It’s normal to worry about these things, in fact, I’d argue that if a parent doesn’t worry about these things every once in a while, what kind of parent are they? But, even when these thoughts do intrude in your mind and heart, try your best not to focus on them too much. Instead, focus on the things you can control, like making sure that you provide a stable and loving home for your children and that you keep communication lines open with them so that they feel comfortable talking to you about anything that’s on their minds. Focus on communicating with and following your attorney’s advice to keep the case moving forward in as amicable a way as possible. Focus on practicing good co-parenting habits, even if your spouse is resistant because your children need to see that you are willing to work for what’s best for them in the long run.

If you see your children struggling with adjusting to their new schedules or living arrangements, get a referral to an experienced and well-credentialed child therapist in your area who can work with your children. Be sure to include your ex in this process, if advised to do so by your attorney or required by the court. Be sure to implement and follow through with anything the therapist recommends to make this transition healthier for your children, even if your ex isn’t doing so. Your job is to protect your children where you can, but also serve as their advocate when they need help adjusting to the new reality of their family life.

3. You Worry That Your Children Will Blame You for the Divorce.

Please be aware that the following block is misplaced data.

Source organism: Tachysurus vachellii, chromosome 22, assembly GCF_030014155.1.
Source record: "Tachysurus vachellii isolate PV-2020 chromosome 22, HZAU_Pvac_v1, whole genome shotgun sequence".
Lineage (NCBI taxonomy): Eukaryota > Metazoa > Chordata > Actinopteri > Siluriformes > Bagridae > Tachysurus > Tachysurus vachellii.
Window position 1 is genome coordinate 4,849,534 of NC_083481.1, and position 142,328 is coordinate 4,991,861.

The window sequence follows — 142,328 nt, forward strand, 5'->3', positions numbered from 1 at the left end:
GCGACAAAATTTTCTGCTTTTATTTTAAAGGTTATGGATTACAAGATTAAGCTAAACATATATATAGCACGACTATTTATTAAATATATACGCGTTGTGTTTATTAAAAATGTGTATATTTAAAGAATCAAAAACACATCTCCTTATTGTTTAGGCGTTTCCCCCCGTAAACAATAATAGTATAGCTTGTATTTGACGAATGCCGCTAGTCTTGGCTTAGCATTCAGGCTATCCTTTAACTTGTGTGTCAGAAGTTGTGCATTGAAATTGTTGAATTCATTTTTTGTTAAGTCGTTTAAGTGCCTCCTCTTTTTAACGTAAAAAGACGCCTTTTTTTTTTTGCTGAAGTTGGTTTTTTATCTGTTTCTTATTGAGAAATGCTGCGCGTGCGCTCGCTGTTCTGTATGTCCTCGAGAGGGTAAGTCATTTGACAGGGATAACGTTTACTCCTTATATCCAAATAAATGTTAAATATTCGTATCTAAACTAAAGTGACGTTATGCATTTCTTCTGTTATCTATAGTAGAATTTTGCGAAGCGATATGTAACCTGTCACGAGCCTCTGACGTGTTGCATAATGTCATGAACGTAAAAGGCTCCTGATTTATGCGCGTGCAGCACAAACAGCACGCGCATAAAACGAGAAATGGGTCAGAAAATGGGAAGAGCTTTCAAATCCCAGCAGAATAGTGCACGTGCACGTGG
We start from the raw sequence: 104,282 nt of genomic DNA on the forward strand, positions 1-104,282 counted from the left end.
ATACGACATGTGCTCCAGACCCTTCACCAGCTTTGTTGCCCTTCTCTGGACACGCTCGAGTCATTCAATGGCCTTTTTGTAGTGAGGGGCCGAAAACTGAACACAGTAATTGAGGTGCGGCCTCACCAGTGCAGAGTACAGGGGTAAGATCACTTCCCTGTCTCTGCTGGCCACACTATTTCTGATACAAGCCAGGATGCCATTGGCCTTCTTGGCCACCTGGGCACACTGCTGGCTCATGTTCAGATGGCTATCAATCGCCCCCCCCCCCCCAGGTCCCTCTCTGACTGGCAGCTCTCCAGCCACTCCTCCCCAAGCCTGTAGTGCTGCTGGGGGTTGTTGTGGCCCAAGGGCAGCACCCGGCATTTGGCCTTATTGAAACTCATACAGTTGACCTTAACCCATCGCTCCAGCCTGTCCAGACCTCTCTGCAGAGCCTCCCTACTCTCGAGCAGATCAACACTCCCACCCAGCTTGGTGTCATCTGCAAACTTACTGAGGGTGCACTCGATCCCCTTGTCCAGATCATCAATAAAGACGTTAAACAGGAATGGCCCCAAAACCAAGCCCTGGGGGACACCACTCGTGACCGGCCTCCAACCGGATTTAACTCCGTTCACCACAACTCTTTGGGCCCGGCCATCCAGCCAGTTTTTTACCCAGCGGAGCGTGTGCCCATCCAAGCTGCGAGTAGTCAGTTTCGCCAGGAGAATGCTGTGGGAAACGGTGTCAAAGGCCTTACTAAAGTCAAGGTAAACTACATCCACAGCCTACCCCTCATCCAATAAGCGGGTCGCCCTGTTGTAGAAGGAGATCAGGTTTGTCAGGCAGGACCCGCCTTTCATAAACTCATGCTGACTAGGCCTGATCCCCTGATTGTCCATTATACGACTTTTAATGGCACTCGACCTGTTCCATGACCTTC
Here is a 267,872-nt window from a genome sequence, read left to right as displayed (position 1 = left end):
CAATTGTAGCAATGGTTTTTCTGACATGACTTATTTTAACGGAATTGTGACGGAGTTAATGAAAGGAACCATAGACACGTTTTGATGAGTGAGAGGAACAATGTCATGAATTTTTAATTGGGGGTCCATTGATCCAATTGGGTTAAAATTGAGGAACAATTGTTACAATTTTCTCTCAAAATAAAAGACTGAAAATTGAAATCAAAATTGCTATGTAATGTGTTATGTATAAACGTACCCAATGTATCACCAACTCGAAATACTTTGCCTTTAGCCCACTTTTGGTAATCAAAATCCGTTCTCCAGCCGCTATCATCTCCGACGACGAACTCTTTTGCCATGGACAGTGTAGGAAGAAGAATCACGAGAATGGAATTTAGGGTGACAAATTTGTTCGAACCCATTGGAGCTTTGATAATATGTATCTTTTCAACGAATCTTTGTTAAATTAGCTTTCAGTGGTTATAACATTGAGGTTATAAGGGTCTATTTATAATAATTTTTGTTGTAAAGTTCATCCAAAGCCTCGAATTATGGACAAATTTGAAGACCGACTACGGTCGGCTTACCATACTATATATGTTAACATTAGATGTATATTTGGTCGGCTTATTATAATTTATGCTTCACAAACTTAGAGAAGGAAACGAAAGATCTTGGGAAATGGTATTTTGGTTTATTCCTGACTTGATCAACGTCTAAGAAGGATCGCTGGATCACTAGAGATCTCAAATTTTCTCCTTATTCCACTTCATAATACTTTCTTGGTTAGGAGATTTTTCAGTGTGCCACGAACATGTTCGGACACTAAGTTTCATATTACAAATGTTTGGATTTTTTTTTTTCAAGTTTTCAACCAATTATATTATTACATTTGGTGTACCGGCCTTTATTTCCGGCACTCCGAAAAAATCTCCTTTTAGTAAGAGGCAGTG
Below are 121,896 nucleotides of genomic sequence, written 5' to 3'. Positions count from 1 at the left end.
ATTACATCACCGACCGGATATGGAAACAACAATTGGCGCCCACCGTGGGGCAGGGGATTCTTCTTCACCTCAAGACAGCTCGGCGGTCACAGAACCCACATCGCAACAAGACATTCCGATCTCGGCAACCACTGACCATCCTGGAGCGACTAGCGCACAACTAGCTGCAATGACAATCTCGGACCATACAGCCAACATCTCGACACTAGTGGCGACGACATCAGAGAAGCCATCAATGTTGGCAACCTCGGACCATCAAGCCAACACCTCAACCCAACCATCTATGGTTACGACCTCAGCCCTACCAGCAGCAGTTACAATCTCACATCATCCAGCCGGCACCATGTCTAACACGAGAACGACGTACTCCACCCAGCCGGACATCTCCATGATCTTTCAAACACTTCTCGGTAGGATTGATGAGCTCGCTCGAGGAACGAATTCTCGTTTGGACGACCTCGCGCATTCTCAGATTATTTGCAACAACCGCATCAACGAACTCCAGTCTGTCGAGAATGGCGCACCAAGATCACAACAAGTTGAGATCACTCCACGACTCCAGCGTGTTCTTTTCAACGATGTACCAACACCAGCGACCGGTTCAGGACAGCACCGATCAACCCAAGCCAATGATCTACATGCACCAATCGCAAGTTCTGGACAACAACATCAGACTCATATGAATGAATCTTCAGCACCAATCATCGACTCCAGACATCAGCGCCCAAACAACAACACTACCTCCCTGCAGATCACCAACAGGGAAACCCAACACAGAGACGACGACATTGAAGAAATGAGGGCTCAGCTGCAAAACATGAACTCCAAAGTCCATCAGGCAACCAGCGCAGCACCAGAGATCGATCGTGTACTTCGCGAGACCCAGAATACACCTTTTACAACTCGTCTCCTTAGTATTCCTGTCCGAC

It’s common for children of divorce to blame one or both of their parents for the split. They might think that if only Mom and Dad had stayed together, everything would be OK. As a result, they might act out in school or at home, or withdraw from friends and activities they once enjoyed. If your children are behaving differently since the divorce, talk to them about how they’re feeling. Let them know that it’s OK to be sad, angry, or confused and offer your support however they need it. Divorce is hard on everyone involved, but it doesn’t have to define who they are as people and it will never define who you are as their parent.

Children don’t have the perspective they need to understand how complex a marital relationship can be or how fragile some marriages are. It’s not appropriate for you to assign blame for them, but rather to talk to them about how romantic relationships may change and evolve and sometimes dissolve over time, but what will never change is the love their parents have for them always. Be their safe place during this transition and any other periods of adjustment that may follow. You know your children better than anyone. Just being their constant will do more to resolve their feelings of blame or resentment than anything else you can do.

Final Thoughts

Divorce is never easy. This will likely be one of the hardest things you’ve ever personally faced, so it’s not hard to imagine that your self-confidence is wavering. But, you are still the same great parent you’ve always been. You just have to find a new normal for your family and that starts with taking care of yourself first. Get involved in activities outside of parenting, make time for friends and hobbies you love, and reach out for help or support when you need it. Your children will be better off if they see you happy and healthy, so do whatever it takes to get yourself to that place.

If you’re feeling lost or hopeless, remember that this is only a season in your life. It won’t last forever and things will eventually get better. Until then, take things one day at a time and be gentle with yourself as you navigate this new terrain. You’ve got this!